It’s bad enough when a bank fails, but the greater threat is to the financial system as a whole. Consumer sentiment is known to move markets, but when they lose trust in the very systems created to support them, they can also trigger selloffs, capitulation,and—in rare cases—even recessions.
Since small and mid-sized banks are the fabric of America—Goldman Sachs reported that 70% of small business lending takes place from these institutions—rural counties often have only a few financial institutions to rely on. More widespread financial contagion would have effectively crippled entire regions of the country, affecting clients ranging from small businesses to manufacturers to homebuyers, so the Fed needed to act quickly.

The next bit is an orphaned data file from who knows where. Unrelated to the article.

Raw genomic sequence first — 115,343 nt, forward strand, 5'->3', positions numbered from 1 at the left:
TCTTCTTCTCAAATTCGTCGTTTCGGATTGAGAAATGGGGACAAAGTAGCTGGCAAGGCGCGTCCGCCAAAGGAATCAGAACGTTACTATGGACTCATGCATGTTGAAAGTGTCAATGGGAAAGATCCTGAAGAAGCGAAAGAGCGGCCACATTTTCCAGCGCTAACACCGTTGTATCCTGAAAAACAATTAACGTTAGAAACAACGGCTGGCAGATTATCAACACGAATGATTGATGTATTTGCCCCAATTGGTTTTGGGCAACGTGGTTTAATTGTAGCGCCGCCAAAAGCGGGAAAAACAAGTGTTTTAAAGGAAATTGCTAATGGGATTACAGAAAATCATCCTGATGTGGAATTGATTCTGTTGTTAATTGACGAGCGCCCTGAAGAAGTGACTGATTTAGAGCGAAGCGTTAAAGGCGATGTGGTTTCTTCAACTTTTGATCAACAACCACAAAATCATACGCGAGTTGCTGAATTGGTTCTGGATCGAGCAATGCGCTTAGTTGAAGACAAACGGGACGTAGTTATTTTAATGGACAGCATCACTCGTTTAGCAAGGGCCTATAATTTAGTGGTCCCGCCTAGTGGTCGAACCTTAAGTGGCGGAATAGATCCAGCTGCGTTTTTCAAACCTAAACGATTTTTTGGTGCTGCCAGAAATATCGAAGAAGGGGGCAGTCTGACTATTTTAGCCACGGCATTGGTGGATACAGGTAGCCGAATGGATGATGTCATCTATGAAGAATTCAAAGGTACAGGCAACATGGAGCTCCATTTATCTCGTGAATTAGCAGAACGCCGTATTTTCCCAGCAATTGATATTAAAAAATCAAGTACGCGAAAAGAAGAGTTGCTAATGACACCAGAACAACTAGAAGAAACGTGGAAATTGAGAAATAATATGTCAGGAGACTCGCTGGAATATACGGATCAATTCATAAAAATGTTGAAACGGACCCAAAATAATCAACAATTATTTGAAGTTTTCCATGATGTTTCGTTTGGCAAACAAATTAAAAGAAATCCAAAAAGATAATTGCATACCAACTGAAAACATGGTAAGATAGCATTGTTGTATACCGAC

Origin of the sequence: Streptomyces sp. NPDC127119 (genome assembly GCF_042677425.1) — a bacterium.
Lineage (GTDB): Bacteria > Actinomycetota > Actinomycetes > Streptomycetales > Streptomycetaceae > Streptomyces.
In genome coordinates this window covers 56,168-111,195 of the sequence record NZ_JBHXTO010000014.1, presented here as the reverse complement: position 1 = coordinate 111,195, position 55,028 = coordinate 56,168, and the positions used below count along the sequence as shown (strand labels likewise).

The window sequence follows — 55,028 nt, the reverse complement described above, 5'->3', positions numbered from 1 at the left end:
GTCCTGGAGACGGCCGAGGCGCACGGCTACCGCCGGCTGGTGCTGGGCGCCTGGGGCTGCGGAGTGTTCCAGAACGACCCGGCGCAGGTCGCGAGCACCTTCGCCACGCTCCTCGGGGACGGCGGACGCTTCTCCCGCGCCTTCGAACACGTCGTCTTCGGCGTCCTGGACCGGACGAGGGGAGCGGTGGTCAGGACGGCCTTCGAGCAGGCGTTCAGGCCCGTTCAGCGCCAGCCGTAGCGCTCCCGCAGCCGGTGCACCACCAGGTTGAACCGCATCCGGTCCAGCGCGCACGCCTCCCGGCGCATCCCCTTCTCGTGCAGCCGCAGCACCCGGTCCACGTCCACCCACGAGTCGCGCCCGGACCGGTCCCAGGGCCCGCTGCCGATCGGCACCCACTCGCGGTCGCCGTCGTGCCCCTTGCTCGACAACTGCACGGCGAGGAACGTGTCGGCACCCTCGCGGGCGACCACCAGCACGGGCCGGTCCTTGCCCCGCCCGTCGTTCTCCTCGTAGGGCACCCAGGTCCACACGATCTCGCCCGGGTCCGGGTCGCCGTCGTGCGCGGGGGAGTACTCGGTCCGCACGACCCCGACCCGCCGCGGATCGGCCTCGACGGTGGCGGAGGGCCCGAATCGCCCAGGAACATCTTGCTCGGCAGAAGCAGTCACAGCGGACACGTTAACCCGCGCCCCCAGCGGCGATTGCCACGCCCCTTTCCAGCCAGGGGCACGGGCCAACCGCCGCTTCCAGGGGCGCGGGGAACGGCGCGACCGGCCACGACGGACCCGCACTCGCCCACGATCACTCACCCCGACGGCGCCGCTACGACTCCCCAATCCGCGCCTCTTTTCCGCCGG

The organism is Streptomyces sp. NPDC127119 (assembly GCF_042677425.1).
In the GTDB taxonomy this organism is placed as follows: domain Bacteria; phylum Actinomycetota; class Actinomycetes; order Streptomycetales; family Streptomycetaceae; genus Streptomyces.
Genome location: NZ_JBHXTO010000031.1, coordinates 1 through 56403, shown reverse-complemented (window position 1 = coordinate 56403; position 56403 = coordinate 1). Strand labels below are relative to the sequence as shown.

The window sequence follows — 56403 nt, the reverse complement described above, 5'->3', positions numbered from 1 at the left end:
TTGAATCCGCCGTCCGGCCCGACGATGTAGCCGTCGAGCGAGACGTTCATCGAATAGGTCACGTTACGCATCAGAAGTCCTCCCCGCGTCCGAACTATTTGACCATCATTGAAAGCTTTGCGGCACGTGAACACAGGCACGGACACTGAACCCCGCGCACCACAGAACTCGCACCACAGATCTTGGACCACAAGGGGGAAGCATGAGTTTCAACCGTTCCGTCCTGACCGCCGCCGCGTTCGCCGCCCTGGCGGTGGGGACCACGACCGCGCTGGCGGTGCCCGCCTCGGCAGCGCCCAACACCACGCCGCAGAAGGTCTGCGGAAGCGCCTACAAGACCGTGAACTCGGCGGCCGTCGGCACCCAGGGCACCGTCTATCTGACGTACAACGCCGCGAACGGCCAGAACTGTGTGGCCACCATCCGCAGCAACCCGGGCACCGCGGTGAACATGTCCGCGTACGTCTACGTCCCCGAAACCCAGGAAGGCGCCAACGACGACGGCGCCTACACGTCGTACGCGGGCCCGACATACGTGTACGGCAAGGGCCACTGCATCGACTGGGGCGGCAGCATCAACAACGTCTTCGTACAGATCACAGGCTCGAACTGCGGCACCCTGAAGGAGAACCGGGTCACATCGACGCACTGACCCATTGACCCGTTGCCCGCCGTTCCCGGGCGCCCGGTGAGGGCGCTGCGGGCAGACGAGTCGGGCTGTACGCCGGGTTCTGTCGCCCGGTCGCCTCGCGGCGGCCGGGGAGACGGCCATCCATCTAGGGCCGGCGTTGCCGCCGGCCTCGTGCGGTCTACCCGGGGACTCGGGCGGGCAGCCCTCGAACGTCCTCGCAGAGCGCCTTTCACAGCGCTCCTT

Is the Government Responsible for Silicon Valley Bank’s Failure?
In a scathing report released on April 28, 2023, Michael Barr, current Fed Vice Chair for Supervision, concluded that the Fed itself was partly to blame for the catastrophe at Silicon Valley Bank. He believed the Fed did not “take forceful enough action” amidst mounting concerns. Among its shortcomings, the Barr report counted lax supervision during the Trump administration, particularly under former Fed Vice Chair for Supervision, Randal Quarles.
That same day, the FDIC released its own report taking responsibility for its insufficient supervision of the banking industry, citing reasons including staffing shortages and insufficient communication.
Are Silicon Valley Bank Checks Still Valid?
According to the FAQ page on the FDIC website, all Silicon Valley checks remain valid, although those who possess them are encouraged to cash them as soon as possible.
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This story was originally published May 2, 2023, 10:56 AM.